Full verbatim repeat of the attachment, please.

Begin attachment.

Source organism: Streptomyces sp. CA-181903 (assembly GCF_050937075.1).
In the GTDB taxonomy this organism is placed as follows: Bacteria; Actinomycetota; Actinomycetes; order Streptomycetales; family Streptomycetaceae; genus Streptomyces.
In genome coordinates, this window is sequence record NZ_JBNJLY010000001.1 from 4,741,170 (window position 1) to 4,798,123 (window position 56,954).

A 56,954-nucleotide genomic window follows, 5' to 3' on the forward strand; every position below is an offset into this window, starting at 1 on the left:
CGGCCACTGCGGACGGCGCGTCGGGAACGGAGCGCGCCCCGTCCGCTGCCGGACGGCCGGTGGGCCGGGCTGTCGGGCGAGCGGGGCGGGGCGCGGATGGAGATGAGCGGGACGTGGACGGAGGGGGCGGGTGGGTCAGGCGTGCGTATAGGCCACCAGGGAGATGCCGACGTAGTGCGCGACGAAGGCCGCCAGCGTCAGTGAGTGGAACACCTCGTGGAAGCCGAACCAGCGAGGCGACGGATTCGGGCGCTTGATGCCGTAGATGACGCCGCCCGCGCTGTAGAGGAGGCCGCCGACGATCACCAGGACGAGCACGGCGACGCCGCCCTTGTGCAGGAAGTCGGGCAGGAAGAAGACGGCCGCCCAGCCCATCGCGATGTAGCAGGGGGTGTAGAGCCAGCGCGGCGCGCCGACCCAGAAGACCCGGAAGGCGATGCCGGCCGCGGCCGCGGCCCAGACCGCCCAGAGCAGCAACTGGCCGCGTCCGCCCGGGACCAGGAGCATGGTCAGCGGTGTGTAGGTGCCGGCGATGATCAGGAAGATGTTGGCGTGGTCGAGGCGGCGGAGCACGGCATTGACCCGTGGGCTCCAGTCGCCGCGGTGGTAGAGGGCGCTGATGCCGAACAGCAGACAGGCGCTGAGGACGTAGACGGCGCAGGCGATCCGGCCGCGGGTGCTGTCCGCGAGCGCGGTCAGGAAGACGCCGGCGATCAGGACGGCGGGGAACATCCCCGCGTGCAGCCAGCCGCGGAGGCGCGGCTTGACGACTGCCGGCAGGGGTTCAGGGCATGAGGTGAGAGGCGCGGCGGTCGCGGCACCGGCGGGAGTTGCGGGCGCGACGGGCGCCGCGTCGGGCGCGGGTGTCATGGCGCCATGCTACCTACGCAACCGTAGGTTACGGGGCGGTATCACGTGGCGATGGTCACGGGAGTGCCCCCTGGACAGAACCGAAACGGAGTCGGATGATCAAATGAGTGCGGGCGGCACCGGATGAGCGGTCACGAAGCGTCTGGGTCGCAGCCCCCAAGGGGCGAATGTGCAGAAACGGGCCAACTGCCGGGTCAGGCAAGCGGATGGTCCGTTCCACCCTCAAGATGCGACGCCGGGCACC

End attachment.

Source organism: Streptomyces sp. CA-181903 (assembly GCF_050937075.1).
In the GTDB taxonomy this organism is placed as follows: Bacteria; Actinomycetota; Actinomycetes; order Streptomycetales; family Streptomycetaceae; genus Streptomyces.
In genome coordinates, this window is sequence record NZ_JBNJLY010000001.1 from 4,741,170 (window position 1) to 4,798,123 (window position 56,954).

A 56,954-nucleotide genomic window follows, 5' to 3' on the forward strand; every position below is an offset into this window, starting at 1 on the left:
CGGCCACTGCGGACGGCGCGTCGGGAACGGAGCGCGCCCCGTCCGCTGCCGGACGGCCGGTGGGCCGGGCTGTCGGGCGAGCGGGGCGGGGCGCGGATGGAGATGAGCGGGACGTGGACGGAGGGGGCGGGTGGGTCAGGCGTGCGTATAGGCCACCAGGGAGATGCCGACGTAGTGCGCGACGAAGGCCGCCAGCGTCAGTGAGTGGAACACCTCGTGGAAGCCGAACCAGCGAGGCGACGGATTCGGGCGCTTGATGCCGTAGATGACGCCGCCCGCGCTGTAGAGGAGGCCGCCGACGATCACCAGGACGAGCACGGCGACGCCGCCCTTGTGCAGGAAGTCGGGCAGGAAGAAGACGGCCGCCCAGCCCATCGCGATGTAGCAGGGGGTGTAGAGCCAGCGCGGCGCGCCGACCCAGAAGACCCGGAAGGCGATGCCGGCCGCGGCCGCGGCCCAGACCGCCCAGAGCAGCAACTGGCCGCGTCCGCCCGGGACCAGGAGCATGGTCAGCGGTGTGTAGGTGCCGGCGATGATCAGGAAGATGTTGGCGTGGTCGAGGCGGCGGAGCACGGCATTGACCCGTGGGCTCCAGTCGCCGCGGTGGTAGAGGGCGCTGATGCCGAACAGCAGACAGGCGCTGAGGACGTAGACGGCGCAGGCGATCCGGCCGCGGGTGCTGTCCGCGAGCGCGGTCAGGAAGACGCCGGCGATCAGGACGGCGGGGAACATCCCCGCGTGCAGCCAGCCGCGGAGGCGCGGCTTGACGACTGCCGGCAGGGGTTCAGGGCATGAGGTGAGAGGCGCGGCGGTCGCGGCACCGGCGGGAGTTGCGGGCGCGACGGGCGCCGCGTCGGGCGCGGGTGTCATGGCGCCATGCTACCTACGCAACCGTAGGTTACGGGGCGGTATCACGTGGCGATGGTCACGGGAGTGCCCCCTGGACAGAACCGAAACGGAGTCGGATGATCAAATGAGTGCGGGCGGCACCGGATGAGCGGTCACGAAGCGTCTGGGTCGCAGCCCCCAAGGGGCGAATGTGCAGAAACGGGCCAACTGCCGGGTCAGGCAAGCGGATGGTCCGTTCCACCCTCAAGATGCGACGCCGGGCACC